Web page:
This is a terrific question. For our readers, ASPS is a circadian rhythm sleep phase disorder in which one falls asleep unusually early (say, 8 p.m.) and wakes up unusually early (say, 3 a.m.). To set the circadian clock to a later hour, light therapy has to be taken around the start of the “subjective night” (say, 8 p.m.), because morning light could shift the sleep cycle even earlier. On the other hand, light therapy for SAD is most effective at the end of the subjective night (say, 6:30 a.m. for a normal sleeper), and even those with a strong morning chronotype benefit most from morning light. (For a determination of your chronotype, complete the Morningness-Eveningness Questionnaire at www.cet.org.)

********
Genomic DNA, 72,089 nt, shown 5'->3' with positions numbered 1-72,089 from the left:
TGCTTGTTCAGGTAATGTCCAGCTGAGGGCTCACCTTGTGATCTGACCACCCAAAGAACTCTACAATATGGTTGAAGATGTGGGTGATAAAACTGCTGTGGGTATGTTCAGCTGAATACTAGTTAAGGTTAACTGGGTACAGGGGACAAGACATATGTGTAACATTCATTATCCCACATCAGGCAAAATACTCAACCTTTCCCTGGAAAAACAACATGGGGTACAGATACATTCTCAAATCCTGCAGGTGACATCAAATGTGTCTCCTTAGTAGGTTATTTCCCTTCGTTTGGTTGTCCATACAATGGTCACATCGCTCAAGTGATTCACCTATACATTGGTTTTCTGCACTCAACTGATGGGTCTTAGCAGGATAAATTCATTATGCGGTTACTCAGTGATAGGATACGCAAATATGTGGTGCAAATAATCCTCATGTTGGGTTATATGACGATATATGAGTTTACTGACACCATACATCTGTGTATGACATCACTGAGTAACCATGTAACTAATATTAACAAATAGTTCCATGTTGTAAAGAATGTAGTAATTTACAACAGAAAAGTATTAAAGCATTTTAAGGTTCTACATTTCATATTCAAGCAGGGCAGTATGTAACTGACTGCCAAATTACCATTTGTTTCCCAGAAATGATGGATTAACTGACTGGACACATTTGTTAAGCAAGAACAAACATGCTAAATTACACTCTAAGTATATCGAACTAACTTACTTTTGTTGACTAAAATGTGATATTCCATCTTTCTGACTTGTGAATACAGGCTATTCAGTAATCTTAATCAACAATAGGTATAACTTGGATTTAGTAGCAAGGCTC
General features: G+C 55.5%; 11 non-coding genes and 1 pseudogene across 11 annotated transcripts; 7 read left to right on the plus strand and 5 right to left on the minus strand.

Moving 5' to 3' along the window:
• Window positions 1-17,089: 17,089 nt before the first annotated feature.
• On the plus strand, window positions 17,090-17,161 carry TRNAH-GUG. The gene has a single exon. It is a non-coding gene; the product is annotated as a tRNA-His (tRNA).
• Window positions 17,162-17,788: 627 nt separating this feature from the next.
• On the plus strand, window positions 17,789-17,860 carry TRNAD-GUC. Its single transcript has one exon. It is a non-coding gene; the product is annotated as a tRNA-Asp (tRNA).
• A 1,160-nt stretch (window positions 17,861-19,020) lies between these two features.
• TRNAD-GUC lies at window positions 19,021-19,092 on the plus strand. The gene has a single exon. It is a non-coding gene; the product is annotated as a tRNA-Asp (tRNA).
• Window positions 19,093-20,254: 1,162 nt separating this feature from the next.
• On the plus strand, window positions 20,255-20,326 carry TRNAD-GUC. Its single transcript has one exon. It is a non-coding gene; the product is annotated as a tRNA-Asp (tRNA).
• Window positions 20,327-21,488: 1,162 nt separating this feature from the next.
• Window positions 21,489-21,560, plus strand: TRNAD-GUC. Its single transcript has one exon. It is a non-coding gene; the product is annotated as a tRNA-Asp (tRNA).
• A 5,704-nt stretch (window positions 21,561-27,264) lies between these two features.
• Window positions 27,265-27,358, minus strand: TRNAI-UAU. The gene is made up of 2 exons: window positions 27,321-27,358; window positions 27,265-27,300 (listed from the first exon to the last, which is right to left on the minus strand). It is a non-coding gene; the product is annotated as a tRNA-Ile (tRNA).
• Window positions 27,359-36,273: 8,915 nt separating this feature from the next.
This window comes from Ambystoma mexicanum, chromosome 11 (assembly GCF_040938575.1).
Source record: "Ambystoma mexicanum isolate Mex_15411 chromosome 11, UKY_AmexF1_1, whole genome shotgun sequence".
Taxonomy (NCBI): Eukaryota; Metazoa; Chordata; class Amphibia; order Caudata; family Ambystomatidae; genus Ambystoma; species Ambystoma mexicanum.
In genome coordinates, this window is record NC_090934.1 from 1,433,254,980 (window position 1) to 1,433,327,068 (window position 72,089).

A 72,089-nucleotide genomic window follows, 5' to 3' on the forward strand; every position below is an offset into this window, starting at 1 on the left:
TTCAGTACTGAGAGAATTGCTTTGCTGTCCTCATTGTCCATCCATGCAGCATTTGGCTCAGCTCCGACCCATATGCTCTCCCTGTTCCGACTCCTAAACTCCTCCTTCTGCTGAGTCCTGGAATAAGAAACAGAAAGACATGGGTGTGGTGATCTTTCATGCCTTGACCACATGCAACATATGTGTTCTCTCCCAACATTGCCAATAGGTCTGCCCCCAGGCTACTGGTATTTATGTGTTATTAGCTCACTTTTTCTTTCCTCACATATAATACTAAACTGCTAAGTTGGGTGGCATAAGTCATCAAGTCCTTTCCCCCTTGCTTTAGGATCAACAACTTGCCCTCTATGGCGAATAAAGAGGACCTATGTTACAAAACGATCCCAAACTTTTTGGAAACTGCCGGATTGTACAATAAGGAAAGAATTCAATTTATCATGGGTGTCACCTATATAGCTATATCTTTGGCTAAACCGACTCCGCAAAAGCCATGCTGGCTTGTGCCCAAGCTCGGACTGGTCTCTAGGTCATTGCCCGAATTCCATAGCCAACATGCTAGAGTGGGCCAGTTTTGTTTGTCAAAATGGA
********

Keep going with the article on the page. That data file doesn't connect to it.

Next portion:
The chronotype of people with ASPS falls outside the range of normal chronotypes, and their antidepressant response to morning vs. evening light has not been adequately investigated. This may be a case where treatment should be scheduled in both morning AND evening, as was the original formula for SAD treatment. The specific timing of the two treatment sessions would need to be determined by a specialist, with the goal of delaying the sleep episode while maintaining morning exposure (in the case above, at, say, 6:30 a.m.). One technological means to implement such a schedule is with a dusk-to-dawn simulator used to straddle the sleep interval in the bedroom. A high-intensity dusk signal could be followed by a lower intensity dawn signal, to achieve an optimum balance. We definitely need more research on such applications.

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What is the relationship, if any, between negative air ions and ozone?